The first step to crisis management is prevention. This involves creating a crisis management plan, training your crisis team and practicing your plan. The pre-crisis step also includes drafting a crisis communication message to implement if and when the time comes that you need to issue a statement to the public quickly.

2. Crisis Management and response
The second step in the plan is the actual process of dealing with and responding to the different stages of crisis — or when your crisis management plan is put into action. Initial crisis management messages are released, employees and stakeholders and contacted, and public and company safety is prioritized.

3. Post-Crisis
When a crisis is over, your work is not. It’s important that you remain in contact with your employees, customers, and stakeholders to answer any lingering questions that may arise. Finally, integrate any lessons you learn into your crisis management process for future planning.

Navigate a company crisis

Now that you know what a crisis management plan is and why it is important, you need to know exactly what to do in the event your company is faced with a crisis. No matter how, when, or where it hits, a crisis will test your company to its core, and it is also very capable of disrupting your operations.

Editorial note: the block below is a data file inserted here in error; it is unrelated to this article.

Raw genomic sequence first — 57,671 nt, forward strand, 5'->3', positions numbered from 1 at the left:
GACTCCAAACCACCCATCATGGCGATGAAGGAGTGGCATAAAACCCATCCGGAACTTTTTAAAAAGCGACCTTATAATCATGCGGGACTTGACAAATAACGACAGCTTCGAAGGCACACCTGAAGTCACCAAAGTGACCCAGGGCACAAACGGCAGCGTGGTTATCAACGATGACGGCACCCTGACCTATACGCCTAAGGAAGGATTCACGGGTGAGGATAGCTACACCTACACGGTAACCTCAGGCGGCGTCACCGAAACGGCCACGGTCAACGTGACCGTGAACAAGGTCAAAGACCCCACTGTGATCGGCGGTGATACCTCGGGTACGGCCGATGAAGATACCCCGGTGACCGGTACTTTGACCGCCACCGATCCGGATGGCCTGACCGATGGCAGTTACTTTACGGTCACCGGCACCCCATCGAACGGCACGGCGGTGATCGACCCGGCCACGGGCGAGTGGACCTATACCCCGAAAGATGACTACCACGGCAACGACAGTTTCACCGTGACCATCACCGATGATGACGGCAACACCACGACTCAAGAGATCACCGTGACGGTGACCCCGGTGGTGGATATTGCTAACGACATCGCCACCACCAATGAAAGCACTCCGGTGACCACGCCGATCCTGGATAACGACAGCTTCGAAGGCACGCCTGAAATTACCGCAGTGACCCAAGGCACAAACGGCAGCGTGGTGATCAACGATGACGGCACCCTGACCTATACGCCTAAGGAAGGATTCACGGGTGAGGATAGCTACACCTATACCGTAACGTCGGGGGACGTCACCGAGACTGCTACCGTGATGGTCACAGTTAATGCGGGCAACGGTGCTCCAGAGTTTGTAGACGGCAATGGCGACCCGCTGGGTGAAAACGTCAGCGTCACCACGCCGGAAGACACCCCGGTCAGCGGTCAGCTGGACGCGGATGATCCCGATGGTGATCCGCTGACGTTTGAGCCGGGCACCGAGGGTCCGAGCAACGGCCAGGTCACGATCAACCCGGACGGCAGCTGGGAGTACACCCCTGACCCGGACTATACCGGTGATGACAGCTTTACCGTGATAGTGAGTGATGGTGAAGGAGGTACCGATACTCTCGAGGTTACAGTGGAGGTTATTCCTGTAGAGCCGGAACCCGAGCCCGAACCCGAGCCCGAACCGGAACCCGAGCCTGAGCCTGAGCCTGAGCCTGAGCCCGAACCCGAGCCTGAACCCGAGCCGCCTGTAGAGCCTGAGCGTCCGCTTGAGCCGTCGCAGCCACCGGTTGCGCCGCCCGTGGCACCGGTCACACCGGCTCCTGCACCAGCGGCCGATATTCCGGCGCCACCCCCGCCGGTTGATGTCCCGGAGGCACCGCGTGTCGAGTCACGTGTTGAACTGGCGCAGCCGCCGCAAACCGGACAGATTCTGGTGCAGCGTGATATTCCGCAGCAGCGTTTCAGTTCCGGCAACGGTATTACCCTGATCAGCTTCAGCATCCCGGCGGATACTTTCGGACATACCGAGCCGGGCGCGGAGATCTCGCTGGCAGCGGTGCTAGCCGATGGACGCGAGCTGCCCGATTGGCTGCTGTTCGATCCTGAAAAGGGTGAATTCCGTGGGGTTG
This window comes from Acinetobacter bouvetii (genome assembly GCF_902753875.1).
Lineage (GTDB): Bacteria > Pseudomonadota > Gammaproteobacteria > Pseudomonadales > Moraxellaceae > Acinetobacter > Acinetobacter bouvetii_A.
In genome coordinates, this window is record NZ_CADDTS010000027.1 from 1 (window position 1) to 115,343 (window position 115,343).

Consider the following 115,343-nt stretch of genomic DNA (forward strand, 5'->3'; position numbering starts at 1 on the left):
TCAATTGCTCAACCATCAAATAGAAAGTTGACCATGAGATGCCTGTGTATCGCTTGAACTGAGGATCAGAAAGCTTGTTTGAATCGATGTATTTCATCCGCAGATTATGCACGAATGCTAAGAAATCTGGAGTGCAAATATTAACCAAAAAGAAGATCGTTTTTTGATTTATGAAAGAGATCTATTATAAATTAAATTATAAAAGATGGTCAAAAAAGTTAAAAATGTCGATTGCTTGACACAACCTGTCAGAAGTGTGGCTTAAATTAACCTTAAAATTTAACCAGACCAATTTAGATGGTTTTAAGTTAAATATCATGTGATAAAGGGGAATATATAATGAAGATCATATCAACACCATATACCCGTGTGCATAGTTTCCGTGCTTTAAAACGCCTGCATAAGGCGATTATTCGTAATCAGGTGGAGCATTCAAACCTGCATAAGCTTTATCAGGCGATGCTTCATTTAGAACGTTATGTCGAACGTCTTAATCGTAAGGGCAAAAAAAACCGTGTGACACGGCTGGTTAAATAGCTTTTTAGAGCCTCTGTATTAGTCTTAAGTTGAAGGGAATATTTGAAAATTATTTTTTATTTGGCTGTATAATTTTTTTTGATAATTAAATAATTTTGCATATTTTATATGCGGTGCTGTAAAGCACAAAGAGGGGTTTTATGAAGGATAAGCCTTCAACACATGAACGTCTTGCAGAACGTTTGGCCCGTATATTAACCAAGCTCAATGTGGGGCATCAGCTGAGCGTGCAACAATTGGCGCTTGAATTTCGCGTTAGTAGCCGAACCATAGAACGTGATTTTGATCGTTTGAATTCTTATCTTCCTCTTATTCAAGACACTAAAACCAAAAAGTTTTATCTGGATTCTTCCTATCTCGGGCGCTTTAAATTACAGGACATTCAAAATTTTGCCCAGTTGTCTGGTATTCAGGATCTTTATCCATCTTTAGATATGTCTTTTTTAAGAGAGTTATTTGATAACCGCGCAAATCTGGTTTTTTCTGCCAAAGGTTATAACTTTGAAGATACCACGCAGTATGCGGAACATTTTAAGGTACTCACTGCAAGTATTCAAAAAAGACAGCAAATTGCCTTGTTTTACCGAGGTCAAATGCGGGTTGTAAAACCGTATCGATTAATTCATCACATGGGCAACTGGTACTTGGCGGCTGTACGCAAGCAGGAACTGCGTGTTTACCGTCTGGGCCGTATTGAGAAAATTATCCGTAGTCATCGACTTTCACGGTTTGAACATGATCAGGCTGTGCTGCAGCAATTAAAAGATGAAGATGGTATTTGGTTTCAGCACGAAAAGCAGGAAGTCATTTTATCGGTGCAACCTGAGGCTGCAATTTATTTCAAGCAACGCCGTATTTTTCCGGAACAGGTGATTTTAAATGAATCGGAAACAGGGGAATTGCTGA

Let’s review. Here are 6 steps to navigate a company crisis:

  • Appoint a response team.
  • Devise a strategy and brief your team.
  • Craft your message.
  • Identify and address the affected parties.
  • Monitor the situation.
  • Review and learn from the situation.

Crisis Management in the age of social media

It’s not enough to respond only to common crisis situations; rather, it is also important to maintain your online reputation as a part of your daily public relations strategy. By monitoring your company websites, social media accounts and brand name, you can make reputation management a part of your ongoing internet marketing efforts and mitigate any crisis situation before it occurs.

Preventative measures:
Proactively monitoring your online reputation be done in a few ways, including: searching social hashtags and reviewing content, claiming your business on review sites, contributing to a company blog, searching your competitor’s websites and setting up a Google Alert with your company and brand name so you receive emails anytime a customer leaves a review.